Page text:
Water for Bangladeshi protesters

Troops are quenching the thirst of thousands of Bangladeshis protesting over a shortage of electricity and water.

    Children cool themselves under a leaking water tanker

    Witnesses said troops with water tankers moved into the crowded Demra area on the outskirts of the capital, Dhaka, where protesters barricaded a road on Friday, clashed with police and damaged dozens of vehicles.

    More than 100 people were injured, including 10 policemen, in the clashes after officers tried to disperse the protesters using batons and teargas.

    They were protesting against little or no clean water supplies in the area, along with months of daily power failures hurting businesses and students preparing for examinations, local residents said.

    Hundreds of protesters took to the highway again early on Saturday but soon dispersed as the army began supplying water, and also assured residents that they would try to find a solution to their problems.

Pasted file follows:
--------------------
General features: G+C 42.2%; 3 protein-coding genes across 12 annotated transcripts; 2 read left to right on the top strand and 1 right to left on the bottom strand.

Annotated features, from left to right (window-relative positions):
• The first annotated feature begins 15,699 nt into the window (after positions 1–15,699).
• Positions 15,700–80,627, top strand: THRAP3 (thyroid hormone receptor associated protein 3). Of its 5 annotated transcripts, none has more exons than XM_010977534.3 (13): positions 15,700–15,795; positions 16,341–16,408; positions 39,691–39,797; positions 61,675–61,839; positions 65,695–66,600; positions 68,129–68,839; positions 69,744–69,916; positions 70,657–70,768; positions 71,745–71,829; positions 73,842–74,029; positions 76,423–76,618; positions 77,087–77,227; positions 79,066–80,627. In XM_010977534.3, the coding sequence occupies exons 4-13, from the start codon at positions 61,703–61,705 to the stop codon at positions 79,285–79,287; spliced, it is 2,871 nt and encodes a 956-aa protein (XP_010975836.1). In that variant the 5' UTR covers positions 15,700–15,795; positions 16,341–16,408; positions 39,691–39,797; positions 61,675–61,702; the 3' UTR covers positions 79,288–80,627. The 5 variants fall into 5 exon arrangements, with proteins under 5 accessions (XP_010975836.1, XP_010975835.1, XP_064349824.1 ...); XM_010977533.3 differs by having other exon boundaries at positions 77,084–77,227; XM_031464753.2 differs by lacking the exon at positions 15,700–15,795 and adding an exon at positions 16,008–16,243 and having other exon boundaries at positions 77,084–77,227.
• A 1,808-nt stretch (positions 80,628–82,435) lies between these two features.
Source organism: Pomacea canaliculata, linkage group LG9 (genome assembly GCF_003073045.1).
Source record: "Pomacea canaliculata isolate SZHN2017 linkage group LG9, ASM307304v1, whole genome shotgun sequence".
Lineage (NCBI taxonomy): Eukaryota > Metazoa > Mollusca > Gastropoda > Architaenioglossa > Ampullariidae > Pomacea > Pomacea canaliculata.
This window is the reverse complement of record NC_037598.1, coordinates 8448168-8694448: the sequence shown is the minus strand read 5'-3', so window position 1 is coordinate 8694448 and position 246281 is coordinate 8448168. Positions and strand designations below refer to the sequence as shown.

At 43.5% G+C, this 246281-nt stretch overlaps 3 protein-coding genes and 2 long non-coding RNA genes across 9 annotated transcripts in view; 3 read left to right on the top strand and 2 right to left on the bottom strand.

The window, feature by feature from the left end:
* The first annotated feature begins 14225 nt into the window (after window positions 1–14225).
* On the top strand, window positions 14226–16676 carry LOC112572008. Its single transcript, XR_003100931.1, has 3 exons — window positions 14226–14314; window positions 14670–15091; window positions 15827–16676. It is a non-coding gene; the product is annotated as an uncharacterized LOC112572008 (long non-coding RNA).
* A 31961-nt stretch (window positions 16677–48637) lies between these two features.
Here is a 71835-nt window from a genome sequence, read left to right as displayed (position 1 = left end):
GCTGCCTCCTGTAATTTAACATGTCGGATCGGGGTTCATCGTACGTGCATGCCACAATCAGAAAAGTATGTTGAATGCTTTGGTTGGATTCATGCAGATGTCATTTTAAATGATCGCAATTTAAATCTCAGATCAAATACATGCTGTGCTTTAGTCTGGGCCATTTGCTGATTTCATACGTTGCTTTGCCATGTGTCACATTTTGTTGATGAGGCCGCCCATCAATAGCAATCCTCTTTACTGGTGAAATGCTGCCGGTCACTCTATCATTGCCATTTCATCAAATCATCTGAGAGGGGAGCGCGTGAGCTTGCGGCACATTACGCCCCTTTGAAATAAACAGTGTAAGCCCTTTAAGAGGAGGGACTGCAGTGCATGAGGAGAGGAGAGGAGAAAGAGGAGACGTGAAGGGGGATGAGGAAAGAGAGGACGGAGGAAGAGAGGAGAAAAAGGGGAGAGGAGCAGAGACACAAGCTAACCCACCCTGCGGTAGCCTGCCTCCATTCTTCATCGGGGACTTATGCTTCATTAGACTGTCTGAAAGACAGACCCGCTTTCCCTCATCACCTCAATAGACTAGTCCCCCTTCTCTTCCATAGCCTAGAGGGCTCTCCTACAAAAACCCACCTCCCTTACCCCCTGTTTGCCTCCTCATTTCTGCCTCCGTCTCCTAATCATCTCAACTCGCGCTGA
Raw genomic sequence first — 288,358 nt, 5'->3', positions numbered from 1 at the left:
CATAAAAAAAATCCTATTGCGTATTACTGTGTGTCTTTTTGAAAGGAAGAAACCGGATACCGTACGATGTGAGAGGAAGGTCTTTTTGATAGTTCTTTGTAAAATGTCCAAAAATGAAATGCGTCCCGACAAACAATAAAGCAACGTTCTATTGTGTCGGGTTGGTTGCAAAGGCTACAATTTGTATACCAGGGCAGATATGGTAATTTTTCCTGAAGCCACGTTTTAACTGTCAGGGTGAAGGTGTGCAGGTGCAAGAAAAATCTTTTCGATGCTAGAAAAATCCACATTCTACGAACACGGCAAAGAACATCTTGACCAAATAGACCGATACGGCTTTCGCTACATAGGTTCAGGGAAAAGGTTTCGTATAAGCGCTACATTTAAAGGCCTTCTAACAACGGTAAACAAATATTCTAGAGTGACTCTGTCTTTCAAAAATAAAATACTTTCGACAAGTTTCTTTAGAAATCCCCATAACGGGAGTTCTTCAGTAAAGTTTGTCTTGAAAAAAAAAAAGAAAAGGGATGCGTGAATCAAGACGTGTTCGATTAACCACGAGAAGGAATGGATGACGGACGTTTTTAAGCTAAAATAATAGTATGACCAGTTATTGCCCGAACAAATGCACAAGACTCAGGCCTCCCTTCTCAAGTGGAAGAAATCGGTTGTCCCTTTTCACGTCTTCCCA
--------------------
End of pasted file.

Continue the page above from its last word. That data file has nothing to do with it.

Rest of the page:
"The situation has largely calmed down and is fast returning to normal," an army officer at the scene said.

    There has been a wave of protests throughout Bangladesh over the short supply and high prices of utilities including water, electricity and diesel to run irrigation pumps.

    At least 20 people, mostly farmers, were shot dead by police in the country's northwest in recent months while demonstrating against the shortages and alleged inaction by authorities to improve supplies.

    SOURCE: AFP


    YOU MIGHT ALSO LIKE

    Cricket World Cup 2019 Quiz: How many runs can you score?

    Cricket World Cup 2019 Quiz: How many runs can you score?

    Pick your team and answer as many correct questions in three minutes.

    Visualising every Saudi coalition air raid on Yemen

    Visualising every Saudi coalition air raid on Yemen

    Since March 2015, Saudi Arabia and a coalition of Arab states have launched more than 19,278 air raids across Yemen.

    Why did Bush go to war in Iraq?

    Why did Bush go to war in Iraq?

    No, it wasn't because of WMDs, democracy or Iraqi oil. The real reason is much more sinister than that.